Wentz does not have to play that much better to reach those stat lines. He wont be running for his life in 2021. Instead of playing behind the worst offensive line in the NFL last year, he will be playing behind one of the best. To make this clear, the Eagles gave up 65 sacks in 2020. The Colts gave up 21. With the statue at quarterback that is Phillip Rivers. The pressure wont be all on Wentz. He not only will be able to have more than 0.3 seconds to throw the football, but have a capable running back to hand the ball off to. Jonathan Taylor will lead a Colts rushing attack that is growing to be one of the best in the league. Taylor will most certainly improve in 2021, and he had the 3rd most rushing yards in the NFL in 2020.

To switch gears momentarily, that rushing attack will certainly propel the Colts into the dark-horse-Super-Bowl- contender category. With one of the best offensive lines and running backs, in the NFL, the Colts could be a lot to handle on the ground. Taking even more pressure off Carson Wentz and allowing him to succeed. Admittedly, there is no way to prove that Wentz will be better in 2021 and near the level of Rivers. However, with the way 2020 went, there seems no place for Wentz to go than up, because he definitely hit rock-bottom in 2020. Hopefully.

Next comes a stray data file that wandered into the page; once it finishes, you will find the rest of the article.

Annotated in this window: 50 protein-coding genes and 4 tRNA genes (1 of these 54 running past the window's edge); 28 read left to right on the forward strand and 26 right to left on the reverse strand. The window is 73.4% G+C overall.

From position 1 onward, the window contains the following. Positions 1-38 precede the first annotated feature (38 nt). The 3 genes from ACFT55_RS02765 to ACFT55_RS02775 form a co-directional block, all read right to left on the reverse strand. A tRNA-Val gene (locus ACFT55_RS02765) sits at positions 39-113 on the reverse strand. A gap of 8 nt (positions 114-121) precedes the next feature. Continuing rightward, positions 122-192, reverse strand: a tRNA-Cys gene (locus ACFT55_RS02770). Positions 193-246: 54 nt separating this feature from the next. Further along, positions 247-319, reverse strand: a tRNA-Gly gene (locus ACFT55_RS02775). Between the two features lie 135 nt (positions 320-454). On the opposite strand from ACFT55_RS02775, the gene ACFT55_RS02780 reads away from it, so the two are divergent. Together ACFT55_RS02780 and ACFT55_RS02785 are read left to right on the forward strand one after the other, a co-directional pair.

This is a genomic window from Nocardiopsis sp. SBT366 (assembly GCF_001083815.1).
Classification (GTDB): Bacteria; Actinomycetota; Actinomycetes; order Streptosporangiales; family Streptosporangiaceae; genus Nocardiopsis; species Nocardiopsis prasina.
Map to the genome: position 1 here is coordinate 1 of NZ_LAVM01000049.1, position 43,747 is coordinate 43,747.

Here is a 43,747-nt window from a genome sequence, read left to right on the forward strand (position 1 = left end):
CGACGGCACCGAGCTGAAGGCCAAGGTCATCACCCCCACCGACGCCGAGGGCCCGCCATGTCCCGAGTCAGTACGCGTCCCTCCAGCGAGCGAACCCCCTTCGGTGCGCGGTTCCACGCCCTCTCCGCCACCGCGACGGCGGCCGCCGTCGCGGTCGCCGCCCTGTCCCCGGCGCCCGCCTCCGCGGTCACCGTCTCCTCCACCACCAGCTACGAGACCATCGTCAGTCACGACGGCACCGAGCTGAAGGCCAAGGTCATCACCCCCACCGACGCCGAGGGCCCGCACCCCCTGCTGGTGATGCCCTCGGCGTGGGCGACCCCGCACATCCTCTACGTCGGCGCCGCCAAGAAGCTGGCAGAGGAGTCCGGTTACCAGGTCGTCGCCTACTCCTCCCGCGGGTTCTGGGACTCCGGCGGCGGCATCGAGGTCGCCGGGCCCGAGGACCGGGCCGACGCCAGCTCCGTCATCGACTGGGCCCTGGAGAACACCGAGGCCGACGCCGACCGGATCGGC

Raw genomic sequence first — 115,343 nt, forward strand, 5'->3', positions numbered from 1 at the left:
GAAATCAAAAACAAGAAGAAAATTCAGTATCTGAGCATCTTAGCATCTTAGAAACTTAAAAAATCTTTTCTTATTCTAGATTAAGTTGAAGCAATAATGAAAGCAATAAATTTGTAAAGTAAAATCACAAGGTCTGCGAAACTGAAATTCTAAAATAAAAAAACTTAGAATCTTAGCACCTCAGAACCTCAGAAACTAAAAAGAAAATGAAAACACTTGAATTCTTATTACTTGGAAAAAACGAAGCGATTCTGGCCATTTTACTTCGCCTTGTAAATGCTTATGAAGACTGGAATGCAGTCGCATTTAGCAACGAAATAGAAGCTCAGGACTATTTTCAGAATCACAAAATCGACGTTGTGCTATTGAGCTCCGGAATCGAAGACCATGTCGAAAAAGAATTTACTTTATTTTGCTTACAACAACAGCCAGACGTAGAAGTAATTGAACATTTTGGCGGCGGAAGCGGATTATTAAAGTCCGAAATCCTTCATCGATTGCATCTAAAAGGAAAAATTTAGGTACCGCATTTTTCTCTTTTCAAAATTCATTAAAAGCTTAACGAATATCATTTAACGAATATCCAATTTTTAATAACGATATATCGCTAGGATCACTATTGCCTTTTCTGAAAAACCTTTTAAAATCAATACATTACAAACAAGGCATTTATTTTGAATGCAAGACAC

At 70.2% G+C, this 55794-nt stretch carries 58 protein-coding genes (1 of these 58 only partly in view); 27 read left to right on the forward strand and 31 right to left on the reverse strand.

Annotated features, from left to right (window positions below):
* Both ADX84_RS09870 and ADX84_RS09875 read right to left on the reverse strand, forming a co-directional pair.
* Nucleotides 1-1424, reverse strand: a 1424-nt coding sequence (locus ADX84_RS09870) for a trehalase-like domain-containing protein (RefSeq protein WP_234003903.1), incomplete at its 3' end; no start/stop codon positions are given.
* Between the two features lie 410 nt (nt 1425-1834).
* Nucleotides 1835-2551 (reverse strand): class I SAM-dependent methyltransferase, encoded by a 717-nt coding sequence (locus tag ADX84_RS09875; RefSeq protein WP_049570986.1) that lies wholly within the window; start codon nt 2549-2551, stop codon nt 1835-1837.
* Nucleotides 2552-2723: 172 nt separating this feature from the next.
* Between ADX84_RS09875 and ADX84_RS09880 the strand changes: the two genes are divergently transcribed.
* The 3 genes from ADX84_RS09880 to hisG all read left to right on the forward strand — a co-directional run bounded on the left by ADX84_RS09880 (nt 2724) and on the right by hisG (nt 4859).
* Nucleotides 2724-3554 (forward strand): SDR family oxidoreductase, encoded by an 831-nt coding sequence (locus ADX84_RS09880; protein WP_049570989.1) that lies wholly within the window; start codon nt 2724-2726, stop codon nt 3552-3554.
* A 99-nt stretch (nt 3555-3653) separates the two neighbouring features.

Sarcasm aside, the pieces surrounding Wentz in Indianapolis are much better then in Philadelphia. There is little real pressure on Wentz, because expectations are so low. And he has been reunited with his old quarterbacks coach. Wentz should perform better in 2021, and there is little reason to expect that he will be as bad in 2021 as he was in 2020.

But Wentz playing at an average level, or even above average, might not be enough to take the Colts to the Super Bowl. The Colts are searching for players on both the offensive and defensive side of the ball that can be star players. Not pretty good, or really good players. They need stars. And they have some.

To begin with, Jonathan Taylor looks like he might be one of the best running backs in the NFL in 2021. He was third in the NFL with roughly 1,200 yards rushing and had 11 touchdowns. He also caught the ball 36 times- something he never did at Wisconsin, for 299 yards. He averaged exactly five yards running the ball, and eight catching it. Heading into 2021 Taylor looks to be ready to explode onto the scene. He will have a year under him to learn the nuances of being a running back, and there is almost no reason for the Colts to limit his touches. Most likely, the Colts will increase his touch total from 268 to over 300.

The Colts also are expecting, and rightly so, that their passing game improves. At least, they are right to expect their receivers to improve. T.Y. Hilton is still a good receiver, but he has never been a true number one. However, the Colts have high expectations for second-year player Michael Pittman entering into 2021.